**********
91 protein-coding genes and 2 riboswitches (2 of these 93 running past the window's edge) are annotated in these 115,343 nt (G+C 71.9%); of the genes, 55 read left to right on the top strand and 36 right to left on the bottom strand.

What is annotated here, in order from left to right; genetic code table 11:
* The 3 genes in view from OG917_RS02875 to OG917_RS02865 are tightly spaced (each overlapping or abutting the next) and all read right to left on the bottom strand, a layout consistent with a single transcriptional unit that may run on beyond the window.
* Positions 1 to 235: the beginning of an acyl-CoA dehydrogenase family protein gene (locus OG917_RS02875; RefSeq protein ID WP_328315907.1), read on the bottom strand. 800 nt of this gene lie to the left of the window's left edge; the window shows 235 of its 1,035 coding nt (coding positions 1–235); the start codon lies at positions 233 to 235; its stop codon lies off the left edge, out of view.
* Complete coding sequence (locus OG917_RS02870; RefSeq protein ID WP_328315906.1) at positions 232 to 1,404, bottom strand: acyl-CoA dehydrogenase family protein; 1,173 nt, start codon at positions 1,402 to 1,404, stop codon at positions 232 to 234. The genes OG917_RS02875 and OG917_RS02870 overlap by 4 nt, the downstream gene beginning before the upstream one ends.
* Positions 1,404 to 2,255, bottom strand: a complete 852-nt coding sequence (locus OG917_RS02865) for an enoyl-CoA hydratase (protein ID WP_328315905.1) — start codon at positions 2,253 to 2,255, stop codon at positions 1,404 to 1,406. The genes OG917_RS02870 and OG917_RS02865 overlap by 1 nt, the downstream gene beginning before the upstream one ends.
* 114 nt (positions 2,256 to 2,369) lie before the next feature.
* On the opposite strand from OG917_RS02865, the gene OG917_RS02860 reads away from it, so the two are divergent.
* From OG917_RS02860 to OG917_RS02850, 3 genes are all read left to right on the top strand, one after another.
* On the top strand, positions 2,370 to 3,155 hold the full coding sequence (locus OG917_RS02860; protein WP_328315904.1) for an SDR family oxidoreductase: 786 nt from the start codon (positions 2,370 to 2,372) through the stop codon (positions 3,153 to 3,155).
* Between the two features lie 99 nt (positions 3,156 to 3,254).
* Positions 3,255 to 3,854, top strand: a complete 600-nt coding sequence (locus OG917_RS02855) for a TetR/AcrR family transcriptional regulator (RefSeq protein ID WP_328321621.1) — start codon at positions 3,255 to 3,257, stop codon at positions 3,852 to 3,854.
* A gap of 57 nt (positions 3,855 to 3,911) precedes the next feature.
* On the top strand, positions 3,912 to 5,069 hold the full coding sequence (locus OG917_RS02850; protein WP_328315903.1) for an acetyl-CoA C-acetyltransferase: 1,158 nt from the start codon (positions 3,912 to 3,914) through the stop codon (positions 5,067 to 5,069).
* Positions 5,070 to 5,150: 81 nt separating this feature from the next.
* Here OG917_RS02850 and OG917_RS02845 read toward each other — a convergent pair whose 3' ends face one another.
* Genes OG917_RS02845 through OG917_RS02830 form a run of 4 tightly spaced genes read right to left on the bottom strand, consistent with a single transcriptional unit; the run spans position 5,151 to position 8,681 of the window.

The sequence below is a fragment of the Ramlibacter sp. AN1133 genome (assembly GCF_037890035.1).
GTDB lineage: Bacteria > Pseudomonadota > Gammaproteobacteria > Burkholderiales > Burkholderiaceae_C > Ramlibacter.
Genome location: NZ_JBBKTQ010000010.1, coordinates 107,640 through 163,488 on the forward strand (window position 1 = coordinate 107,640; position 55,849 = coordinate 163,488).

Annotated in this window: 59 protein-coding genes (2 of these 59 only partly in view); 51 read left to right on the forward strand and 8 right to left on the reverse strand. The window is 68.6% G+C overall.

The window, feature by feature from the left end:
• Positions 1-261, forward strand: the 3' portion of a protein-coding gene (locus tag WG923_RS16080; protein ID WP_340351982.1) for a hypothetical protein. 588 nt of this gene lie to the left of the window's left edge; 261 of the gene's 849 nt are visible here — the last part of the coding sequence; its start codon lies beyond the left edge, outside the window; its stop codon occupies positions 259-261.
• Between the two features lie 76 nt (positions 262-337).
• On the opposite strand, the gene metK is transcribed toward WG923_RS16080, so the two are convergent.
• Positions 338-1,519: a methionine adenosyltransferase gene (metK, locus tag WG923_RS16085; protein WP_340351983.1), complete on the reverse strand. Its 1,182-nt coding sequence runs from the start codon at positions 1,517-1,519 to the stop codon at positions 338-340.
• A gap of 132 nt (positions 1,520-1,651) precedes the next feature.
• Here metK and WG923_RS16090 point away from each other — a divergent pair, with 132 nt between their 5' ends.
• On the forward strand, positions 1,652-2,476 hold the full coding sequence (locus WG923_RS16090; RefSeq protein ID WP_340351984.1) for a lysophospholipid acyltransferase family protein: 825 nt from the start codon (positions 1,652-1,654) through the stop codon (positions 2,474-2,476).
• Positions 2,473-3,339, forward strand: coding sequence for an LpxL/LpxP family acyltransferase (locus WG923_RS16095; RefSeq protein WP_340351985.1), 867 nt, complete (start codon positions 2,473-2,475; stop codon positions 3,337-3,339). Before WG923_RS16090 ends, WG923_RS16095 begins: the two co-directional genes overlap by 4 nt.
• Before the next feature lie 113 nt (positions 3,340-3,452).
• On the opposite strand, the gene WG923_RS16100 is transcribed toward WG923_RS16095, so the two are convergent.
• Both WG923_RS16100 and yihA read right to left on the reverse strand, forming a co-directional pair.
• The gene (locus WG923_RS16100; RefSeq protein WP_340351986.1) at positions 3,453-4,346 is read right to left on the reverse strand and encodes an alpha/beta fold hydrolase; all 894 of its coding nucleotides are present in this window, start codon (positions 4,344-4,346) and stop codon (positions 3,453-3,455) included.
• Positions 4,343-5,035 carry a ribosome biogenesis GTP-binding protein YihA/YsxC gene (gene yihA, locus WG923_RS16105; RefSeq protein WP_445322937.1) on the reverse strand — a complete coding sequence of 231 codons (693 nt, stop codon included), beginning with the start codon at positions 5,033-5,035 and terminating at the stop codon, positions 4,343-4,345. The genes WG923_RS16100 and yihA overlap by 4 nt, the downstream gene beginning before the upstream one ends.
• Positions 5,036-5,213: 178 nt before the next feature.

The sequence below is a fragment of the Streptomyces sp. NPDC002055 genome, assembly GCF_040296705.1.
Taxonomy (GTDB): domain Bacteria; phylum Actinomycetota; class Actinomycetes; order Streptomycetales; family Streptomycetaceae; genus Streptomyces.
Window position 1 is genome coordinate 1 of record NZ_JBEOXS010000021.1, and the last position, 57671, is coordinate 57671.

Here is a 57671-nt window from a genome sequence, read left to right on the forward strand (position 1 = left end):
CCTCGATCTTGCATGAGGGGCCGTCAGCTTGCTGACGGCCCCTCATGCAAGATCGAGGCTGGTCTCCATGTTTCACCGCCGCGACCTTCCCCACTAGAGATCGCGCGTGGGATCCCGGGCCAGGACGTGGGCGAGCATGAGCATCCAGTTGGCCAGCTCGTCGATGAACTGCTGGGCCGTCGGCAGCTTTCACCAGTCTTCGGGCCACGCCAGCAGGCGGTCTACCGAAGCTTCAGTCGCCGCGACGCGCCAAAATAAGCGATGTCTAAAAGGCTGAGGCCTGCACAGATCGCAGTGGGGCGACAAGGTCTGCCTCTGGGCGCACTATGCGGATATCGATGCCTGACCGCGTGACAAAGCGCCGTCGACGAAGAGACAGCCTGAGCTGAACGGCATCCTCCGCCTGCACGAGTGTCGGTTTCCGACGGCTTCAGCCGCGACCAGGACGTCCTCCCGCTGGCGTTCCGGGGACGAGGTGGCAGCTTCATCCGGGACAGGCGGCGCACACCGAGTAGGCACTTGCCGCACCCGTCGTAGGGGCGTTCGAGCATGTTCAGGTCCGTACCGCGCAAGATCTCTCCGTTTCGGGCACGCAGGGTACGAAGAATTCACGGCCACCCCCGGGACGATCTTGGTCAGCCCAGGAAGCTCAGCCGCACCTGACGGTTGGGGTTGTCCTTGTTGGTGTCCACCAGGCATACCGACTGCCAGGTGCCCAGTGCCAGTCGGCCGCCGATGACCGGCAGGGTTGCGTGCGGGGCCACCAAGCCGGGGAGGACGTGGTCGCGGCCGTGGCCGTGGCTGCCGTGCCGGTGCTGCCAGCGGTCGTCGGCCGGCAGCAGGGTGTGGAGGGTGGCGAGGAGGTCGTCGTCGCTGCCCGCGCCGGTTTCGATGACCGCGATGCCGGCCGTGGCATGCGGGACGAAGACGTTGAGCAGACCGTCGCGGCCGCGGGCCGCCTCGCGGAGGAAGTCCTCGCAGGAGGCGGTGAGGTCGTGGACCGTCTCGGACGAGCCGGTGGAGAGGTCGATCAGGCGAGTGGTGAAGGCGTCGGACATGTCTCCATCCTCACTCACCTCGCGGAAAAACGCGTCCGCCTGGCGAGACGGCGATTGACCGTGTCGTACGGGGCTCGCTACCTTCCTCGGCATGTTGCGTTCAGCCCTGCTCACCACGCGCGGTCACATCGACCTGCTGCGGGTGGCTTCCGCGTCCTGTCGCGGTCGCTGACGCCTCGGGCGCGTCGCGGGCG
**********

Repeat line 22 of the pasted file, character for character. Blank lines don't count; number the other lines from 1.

The window, feature by feature from the left end: